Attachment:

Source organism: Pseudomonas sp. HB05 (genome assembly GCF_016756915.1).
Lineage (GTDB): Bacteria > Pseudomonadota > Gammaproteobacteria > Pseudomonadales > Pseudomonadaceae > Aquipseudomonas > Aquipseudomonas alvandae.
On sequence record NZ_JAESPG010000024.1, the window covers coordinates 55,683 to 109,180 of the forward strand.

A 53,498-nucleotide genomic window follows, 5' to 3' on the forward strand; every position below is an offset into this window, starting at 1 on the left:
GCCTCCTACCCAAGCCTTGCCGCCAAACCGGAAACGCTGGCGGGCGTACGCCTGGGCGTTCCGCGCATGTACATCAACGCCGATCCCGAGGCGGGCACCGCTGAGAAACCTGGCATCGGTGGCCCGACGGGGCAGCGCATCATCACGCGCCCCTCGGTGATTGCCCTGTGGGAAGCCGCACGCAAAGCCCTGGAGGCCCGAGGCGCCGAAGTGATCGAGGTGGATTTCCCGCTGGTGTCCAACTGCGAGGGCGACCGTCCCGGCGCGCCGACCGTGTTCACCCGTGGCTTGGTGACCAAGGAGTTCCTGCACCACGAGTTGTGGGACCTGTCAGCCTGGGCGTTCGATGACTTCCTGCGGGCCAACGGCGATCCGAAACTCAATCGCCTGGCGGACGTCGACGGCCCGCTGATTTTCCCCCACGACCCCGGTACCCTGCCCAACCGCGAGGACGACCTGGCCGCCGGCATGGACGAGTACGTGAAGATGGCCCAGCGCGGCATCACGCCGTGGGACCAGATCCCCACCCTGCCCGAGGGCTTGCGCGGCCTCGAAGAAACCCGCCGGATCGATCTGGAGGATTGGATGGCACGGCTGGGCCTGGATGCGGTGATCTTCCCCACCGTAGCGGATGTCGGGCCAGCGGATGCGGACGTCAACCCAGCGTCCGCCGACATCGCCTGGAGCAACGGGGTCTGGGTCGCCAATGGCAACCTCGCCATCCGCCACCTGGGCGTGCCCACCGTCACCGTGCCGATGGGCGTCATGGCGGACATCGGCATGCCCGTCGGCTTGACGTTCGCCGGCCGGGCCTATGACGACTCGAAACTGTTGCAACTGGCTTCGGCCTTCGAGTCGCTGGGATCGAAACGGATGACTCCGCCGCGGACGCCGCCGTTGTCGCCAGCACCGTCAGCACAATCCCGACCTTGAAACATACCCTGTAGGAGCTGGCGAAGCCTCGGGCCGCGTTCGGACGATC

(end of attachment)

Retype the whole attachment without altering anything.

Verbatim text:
Source organism: Pseudomonas sp. HB05 (genome assembly GCF_016756915.1).
Lineage (GTDB): Bacteria > Pseudomonadota > Gammaproteobacteria > Pseudomonadales > Pseudomonadaceae > Aquipseudomonas > Aquipseudomonas alvandae.
On sequence record NZ_JAESPG010000024.1, the window covers coordinates 55,683 to 109,180 of the forward strand.

A 53,498-nucleotide genomic window follows, 5' to 3' on the forward strand; every position below is an offset into this window, starting at 1 on the left:
GCCTCCTACCCAAGCCTTGCCGCCAAACCGGAAACGCTGGCGGGCGTACGCCTGGGCGTTCCGCGCATGTACATCAACGCCGATCCCGAGGCGGGCACCGCTGAGAAACCTGGCATCGGTGGCCCGACGGGGCAGCGCATCATCACGCGCCCCTCGGTGATTGCCCTGTGGGAAGCCGCACGCAAAGCCCTGGAGGCCCGAGGCGCCGAAGTGATCGAGGTGGATTTCCCGCTGGTGTCCAACTGCGAGGGCGACCGTCCCGGCGCGCCGACCGTGTTCACCCGTGGCTTGGTGACCAAGGAGTTCCTGCACCACGAGTTGTGGGACCTGTCAGCCTGGGCGTTCGATGACTTCCTGCGGGCCAACGGCGATCCGAAACTCAATCGCCTGGCGGACGTCGACGGCCCGCTGATTTTCCCCCACGACCCCGGTACCCTGCCCAACCGCGAGGACGACCTGGCCGCCGGCATGGACGAGTACGTGAAGATGGCCCAGCGCGGCATCACGCCGTGGGACCAGATCCCCACCCTGCCCGAGGGCTTGCGCGGCCTCGAAGAAACCCGCCGGATCGATCTGGAGGATTGGATGGCACGGCTGGGCCTGGATGCGGTGATCTTCCCCACCGTAGCGGATGTCGGGCCAGCGGATGCGGACGTCAACCCAGCGTCCGCCGACATCGCCTGGAGCAACGGGGTCTGGGTCGCCAATGGCAACCTCGCCATCCGCCACCTGGGCGTGCCCACCGTCACCGTGCCGATGGGCGTCATGGCGGACATCGGCATGCCCGTCGGCTTGACGTTCGCCGGCCGGGCCTATGACGACTCGAAACTGTTGCAACTGGCTTCGGCCTTCGAGTCGCTGGGATCGAAACGGATGACTCCGCCGCGGACGCCGCCGTTGTCGCCAGCACCGTCAGCACAATCCCGACCTTGAAACATACCCTGTAGGAGCTGGCGAAGCCTCGGGCCGCGTTCGGACGATC